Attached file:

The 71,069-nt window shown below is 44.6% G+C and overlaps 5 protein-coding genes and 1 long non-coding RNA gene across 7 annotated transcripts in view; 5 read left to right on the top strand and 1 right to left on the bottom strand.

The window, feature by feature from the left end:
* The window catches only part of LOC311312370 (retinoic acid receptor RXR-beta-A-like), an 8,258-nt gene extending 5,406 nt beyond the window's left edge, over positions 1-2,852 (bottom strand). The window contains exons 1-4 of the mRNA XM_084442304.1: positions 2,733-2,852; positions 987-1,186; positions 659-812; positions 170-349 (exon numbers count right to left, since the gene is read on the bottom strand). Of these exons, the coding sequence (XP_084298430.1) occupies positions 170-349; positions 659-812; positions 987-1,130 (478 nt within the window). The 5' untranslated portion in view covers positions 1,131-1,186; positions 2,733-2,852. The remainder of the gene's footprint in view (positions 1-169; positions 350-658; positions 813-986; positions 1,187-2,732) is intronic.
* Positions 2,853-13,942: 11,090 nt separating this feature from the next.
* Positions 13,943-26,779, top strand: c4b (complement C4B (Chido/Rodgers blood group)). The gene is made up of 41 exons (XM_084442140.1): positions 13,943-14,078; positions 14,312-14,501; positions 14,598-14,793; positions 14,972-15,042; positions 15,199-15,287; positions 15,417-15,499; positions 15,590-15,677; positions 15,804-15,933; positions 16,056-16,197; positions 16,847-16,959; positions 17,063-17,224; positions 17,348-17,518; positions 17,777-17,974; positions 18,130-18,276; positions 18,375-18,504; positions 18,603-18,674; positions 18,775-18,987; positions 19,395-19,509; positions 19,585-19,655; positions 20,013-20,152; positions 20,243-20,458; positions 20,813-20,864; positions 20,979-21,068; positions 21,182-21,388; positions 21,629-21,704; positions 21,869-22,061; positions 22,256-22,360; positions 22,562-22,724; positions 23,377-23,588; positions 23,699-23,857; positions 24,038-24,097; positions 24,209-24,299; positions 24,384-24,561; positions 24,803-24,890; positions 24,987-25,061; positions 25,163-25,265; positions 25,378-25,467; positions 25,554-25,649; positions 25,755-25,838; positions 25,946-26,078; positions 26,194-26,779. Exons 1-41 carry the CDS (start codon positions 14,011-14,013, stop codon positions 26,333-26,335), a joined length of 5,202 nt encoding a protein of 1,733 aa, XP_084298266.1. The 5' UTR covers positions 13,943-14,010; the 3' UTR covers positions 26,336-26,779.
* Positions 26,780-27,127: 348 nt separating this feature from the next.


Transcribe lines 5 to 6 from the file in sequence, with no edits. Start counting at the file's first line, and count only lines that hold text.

* Positions 13,943-26,779, top strand: c4b (complement C4B (Chido/Rodgers blood group)). The gene is made up of 41 exons (XM_084442140.1): positions 13,943-14,078; positions 14,312-14,501; positions 14,598-14,793; positions 14,972-15,042; positions 15,199-15,287; positions 15,417-15,499; positions 15,590-15,677; positions 15,804-15,933; positions 16,056-16,197; positions 16,847-16,959; positions 17,063-17,224; positions 17,348-17,518; positions 17,777-17,974; positions 18,130-18,276; positions 18,375-18,504; positions 18,603-18,674; positions 18,775-18,987; positions 19,395-19,509; positions 19,585-19,655; positions 20,013-20,152; positions 20,243-20,458; positions 20,813-20,864; positions 20,979-21,068; positions 21,182-21,388; positions 21,629-21,704; positions 21,869-22,061; positions 22,256-22,360; positions 22,562-22,724; positions 23,377-23,588; positions 23,699-23,857; positions 24,038-24,097; positions 24,209-24,299; positions 24,384-24,561; positions 24,803-24,890; positions 24,987-25,061; positions 25,163-25,265; positions 25,378-25,467; positions 25,554-25,649; positions 25,755-25,838; positions 25,946-26,078; positions 26,194-26,779. Exons 1-41 carry the CDS (start codon positions 14,011-14,013, stop codon positions 26,333-26,335), a joined length of 5,202 nt encoding a protein of 1,733 aa, XP_084298266.1. The 5' UTR covers positions 13,943-14,010; the 3' UTR covers positions 26,336-26,779.
* Positions 26,780-27,127: 348 nt separating this feature from the next.